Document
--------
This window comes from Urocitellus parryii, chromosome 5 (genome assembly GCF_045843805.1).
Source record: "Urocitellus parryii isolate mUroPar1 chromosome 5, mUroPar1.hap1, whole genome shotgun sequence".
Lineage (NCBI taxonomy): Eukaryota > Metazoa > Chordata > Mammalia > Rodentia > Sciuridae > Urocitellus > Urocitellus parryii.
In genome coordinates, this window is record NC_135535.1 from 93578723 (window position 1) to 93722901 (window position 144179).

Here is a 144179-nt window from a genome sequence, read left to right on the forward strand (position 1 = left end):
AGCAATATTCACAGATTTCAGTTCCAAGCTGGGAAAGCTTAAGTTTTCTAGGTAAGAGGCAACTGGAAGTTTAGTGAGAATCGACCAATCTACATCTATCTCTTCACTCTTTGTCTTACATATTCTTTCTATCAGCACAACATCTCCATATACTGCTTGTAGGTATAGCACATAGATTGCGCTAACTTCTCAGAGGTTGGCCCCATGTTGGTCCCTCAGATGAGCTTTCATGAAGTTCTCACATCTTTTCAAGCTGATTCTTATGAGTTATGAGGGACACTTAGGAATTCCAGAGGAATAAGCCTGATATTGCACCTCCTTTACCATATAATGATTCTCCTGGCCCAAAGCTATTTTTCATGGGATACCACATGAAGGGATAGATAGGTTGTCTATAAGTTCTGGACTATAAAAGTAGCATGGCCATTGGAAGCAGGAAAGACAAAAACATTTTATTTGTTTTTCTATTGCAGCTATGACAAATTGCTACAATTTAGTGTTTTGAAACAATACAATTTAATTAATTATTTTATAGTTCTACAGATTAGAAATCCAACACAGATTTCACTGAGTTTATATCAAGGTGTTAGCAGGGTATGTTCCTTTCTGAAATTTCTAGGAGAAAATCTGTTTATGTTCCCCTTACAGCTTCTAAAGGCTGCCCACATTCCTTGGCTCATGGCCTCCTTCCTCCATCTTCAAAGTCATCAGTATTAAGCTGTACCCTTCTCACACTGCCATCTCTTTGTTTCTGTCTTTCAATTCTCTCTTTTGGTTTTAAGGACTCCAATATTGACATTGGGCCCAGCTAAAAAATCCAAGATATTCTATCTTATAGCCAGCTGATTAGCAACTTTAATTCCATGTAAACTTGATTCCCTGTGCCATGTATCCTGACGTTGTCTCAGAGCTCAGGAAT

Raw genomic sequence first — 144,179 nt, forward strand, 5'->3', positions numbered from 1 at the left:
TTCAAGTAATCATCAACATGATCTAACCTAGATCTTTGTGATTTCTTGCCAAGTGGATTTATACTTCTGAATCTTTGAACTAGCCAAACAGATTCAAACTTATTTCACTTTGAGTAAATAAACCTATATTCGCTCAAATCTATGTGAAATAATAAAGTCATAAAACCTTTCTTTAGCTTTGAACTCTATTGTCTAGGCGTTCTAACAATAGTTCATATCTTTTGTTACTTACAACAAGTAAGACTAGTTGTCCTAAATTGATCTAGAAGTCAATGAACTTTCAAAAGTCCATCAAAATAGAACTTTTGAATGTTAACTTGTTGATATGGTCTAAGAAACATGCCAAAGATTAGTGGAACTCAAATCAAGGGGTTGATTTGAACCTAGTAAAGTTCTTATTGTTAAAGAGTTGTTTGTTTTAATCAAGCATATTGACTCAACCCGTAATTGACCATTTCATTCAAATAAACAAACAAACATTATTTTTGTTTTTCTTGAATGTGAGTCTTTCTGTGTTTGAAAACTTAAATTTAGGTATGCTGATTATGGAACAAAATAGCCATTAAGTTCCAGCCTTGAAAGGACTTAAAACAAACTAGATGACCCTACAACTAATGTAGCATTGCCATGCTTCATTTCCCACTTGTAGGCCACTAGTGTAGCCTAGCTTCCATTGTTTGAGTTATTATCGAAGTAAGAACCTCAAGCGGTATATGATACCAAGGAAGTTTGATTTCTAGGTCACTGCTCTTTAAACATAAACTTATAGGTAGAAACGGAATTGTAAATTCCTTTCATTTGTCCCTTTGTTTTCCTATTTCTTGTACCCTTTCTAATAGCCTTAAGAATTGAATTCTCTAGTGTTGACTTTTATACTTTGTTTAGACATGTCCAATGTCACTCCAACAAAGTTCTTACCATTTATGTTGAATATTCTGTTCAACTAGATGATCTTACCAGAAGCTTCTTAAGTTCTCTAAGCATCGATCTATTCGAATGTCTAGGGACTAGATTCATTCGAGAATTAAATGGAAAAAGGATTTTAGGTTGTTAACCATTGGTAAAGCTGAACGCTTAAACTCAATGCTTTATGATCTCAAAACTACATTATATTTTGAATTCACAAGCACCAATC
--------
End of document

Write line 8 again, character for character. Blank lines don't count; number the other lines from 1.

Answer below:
TTCAAGTAATCATCAACATGATCTAACCTAGATCTTTGTGATTTCTTGCCAAGTGGATTTATACTTCTGAATCTTTGAACTAGCCAAACAGATTCAAACTTATTTCACTTTGAGTAAATAAACCTATATTCGCTCAAATCTATGTGAAATAATAAAGTCATAAAACCTTTCTTTAGCTTTGAACTCTATTGTCTAGGCGTTCTAACAATAGTTCATATCTTTTGTTACTTACAACAAGTAAGACTAGTTGTCCTAAATTGATCTAGAAGTCAATGAACTTTCAAAAGTCCATCAAAATAGAACTTTTGAATGTTAACTTGTTGATATGGTCTAAGAAACATGCCAAAGATTAGTGGAACTCAAATCAAGGGGTTGATTTGAACCTAGTAAAGTTCTTATTGTTAAAGAGTTGTTTGTTTTAATCAAGCATATTGACTCAACCCGTAATTGACCATTTCATTCAAATAAACAAACAAACATTATTTTTGTTTTTCTTGAATGTGAGTCTTTCTGTGTTTGAAAACTTAAATTTAGGTATGCTGATTATGGAACAAAATAGCCATTAAGTTCCAGCCTTGAAAGGACTTAAAACAAACTAGATGACCCTACAACTAATGTAGCATTGCCATGCTTCATTTCCCACTTGTAGGCCACTAGTGTAGCCTAGCTTCCATTGTTTGAGTTATTATCGAAGTAAGAACCTCAAGCGGTATATGATACCAAGGAAGTTTGATTTCTAGGTCACTGCTCTTTAAACATAAACTTATAGGTAGAAACGGAATTGTAAATTCCTTTCATTTGTCCCTTTGTTTTCCTATTTCTTGTACCCTTTCTAATAGCCTTAAGAATTGAATTCTCTAGTGTTGACTTTTATACTTTGTTTAGACATGTCCAATGTCACTCCAACAAAGTTCTTACCATTTATGTTGAATATTCTGTTCAACTAGATGATCTTACCAGAAGCTTCTTAAGTTCTCTAAGCATCGATCTATTCGAATGTCTAGGGACTAGATTCATTCGAGAATTAAATGGAAAAAGGATTTTAGGTTGTTAACCATTGGTAAAGCTGAACGCTTAAACTCAATGCTTTATGATCTCAAAACTACATTATATTTTGAATTCACAAGCACCAATC